Com. v. Scott

CourtUnited States State Supreme Judicial Court of Massachusetts
Citation355 Mass. 471,245 N.E.2d 415
PartiesCOMMONWEALTH v. Christopher SCOTT et al. 1
Decision Date11 March 1969

Lawrence D. Shubow, Boston, for defendant Scott.

Walter T. Healty, Boston, for defendant Meyers.

William J. Doyle, Asst. Dist. Atty., for the Commonwealth.


The defendants were convicted of the crime of robbery and now bring these appeals pursuant to G.L. c. 278, §§ 33A--33G, as amended. We have before us a summary of the record, assignments of error by each defendant and a transcript of the evidence. The defendants and one Warren Mongo were placed on trial on two indictments, one charging robbery of Mary Francis and the other charging murder of the same person. The indictments were consolidated for trial. The trial commenced on December 11, 1967, and consumed ten days. On the third day of the trial Mongo pleaded guilty to second degree murder and robbery. As to both remaining defendants, the jury returned verdicts of guilty on the robbery indictment and not guilty on the murder indictment. The facts which could have been found by the jury are as follows.

On March 6, 1967, in the early afternoon, Mary Francis was walking on the sidewalk on Harvard Street in Dorchester. An elderly man was walking behind her. Following him and also walking in the same direction were two girls and a boy who were the principal witnesses for the Commonwealth. (The elderly man, Barney Sahl, was unable to testify at the trial due to illness.)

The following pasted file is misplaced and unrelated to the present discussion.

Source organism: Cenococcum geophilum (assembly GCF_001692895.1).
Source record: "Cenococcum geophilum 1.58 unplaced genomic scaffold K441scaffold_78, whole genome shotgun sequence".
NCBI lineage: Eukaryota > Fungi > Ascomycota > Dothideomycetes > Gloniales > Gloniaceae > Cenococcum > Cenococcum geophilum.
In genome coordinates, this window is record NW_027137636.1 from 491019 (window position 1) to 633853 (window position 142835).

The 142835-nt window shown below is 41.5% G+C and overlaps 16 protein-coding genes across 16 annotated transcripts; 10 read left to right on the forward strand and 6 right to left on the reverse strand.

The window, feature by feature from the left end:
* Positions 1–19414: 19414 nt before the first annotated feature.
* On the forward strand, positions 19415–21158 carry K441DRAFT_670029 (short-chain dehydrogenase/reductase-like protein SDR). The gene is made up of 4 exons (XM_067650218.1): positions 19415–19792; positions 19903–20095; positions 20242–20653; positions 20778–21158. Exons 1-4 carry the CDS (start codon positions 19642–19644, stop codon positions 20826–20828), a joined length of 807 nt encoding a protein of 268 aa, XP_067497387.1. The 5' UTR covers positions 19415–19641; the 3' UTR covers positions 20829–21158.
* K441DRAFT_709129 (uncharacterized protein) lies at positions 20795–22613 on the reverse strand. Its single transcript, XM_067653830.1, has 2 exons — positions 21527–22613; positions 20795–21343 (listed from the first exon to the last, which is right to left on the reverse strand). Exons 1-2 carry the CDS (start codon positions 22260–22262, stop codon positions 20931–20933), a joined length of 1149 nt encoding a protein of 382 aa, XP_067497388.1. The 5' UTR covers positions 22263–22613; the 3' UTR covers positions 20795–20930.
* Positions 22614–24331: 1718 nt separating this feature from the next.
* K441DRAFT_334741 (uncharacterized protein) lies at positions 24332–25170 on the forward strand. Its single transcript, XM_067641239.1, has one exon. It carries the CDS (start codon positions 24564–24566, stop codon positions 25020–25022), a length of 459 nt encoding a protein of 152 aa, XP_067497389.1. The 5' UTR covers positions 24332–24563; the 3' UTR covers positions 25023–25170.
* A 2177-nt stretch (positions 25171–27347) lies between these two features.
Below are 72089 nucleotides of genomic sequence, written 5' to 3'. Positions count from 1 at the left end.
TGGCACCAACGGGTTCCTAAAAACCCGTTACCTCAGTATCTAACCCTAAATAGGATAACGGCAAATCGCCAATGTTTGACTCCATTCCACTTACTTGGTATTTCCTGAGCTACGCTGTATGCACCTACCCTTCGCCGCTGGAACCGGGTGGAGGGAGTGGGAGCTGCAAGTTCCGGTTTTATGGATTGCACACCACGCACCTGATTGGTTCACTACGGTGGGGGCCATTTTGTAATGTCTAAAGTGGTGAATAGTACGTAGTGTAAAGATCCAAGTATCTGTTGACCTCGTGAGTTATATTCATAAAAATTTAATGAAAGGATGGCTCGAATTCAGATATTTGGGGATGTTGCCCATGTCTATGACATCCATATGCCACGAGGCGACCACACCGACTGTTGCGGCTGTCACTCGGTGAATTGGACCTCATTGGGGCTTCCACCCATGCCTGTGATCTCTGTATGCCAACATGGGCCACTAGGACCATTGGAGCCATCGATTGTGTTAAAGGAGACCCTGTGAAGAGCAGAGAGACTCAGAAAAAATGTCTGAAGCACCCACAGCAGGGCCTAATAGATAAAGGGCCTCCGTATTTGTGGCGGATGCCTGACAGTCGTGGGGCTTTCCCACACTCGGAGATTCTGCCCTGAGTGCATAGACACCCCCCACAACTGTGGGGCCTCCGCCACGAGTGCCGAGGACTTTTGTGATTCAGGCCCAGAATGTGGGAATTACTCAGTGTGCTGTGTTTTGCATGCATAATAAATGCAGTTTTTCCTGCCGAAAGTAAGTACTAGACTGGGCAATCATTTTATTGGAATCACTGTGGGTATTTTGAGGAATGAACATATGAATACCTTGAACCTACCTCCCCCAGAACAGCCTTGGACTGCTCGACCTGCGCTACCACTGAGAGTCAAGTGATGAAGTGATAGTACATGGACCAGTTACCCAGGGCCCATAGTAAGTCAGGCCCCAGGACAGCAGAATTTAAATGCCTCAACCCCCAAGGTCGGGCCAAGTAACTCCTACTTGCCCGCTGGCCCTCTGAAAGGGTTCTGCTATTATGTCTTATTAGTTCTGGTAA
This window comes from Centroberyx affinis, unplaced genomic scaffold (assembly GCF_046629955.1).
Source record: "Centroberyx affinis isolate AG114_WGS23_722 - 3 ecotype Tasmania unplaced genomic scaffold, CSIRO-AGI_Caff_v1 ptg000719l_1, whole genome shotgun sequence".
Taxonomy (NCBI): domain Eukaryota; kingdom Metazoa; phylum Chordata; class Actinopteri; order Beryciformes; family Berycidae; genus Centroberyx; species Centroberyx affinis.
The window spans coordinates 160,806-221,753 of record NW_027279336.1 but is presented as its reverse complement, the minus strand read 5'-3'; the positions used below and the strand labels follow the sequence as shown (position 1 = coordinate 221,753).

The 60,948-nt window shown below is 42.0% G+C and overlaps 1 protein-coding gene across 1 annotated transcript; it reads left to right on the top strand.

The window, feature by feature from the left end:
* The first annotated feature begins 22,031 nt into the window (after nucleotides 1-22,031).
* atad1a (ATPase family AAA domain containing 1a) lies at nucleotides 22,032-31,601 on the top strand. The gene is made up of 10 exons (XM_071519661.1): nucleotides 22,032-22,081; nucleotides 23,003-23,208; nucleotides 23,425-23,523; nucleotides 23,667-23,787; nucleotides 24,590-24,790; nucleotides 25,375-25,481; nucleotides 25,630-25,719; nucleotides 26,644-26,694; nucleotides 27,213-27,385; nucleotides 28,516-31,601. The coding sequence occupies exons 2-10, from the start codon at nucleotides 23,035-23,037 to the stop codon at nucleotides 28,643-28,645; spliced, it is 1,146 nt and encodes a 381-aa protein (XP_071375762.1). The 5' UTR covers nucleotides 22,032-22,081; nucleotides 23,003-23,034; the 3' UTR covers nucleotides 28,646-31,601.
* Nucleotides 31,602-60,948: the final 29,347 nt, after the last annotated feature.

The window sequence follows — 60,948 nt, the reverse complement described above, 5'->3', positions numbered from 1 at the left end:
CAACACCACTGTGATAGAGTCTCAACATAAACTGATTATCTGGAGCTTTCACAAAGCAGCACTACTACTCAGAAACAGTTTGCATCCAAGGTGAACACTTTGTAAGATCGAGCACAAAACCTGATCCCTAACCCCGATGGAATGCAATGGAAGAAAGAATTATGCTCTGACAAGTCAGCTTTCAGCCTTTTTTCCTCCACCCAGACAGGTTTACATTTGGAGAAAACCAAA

The testimony of the three principal witnesses for the Commonwealth was that they saw three boys go past them at a fast walking pace. One of them was the defendant Scott to whom one of the girls spoke as he passed. The three boys moved on ahead together, trotting as they approached Mrs. Francis. One of the 'teenage' girls testified that she saw one of the boys run ahead of Mrs. Francis and then turn back and grab her pocketbook. This individual was identified as Mongo. The two boys with him proceeded to a point within five to seven feet of Mrs. Francis. At this time Mongo was struggling with Mrs. Francis who was then seen to fall back, her head striking the sidewalk with an impact that could be heard. Mongo took the handbag, whereupon the three boys, including Scott and a boy who resembled a photograph of Meyers, turned and ran back on Harvard Street in the direction from whence they had come. All of this happened very quickly. Mrs. Francis was taken to the Boston City Hospital where she remained with a fracture of the skull and other injuries until her death on March 14, 1967. Following this incident Mongo gave the defendant Scott a quarter and the defendant Meyers a dollar. The handbag had contained $10. On the evening of March 8, 1967, an oil burner serviceman in the cellar of the house where Mongo lived observed seven or eight handbags on the basement floor, one of which was the handbag taken from Mrs. Francis. He took this handbag, together with several papers lying on the floor, to the police. Subsequently, on March 9, 1967, Scott, Mongo and a third boy (not Meyers) were placed under arrest in Mongo's house. The defendant Meyers was not apprehended until April 12, 1967, when he surrendered at his mother's home and was placed under arrest on a murder indictment warrant.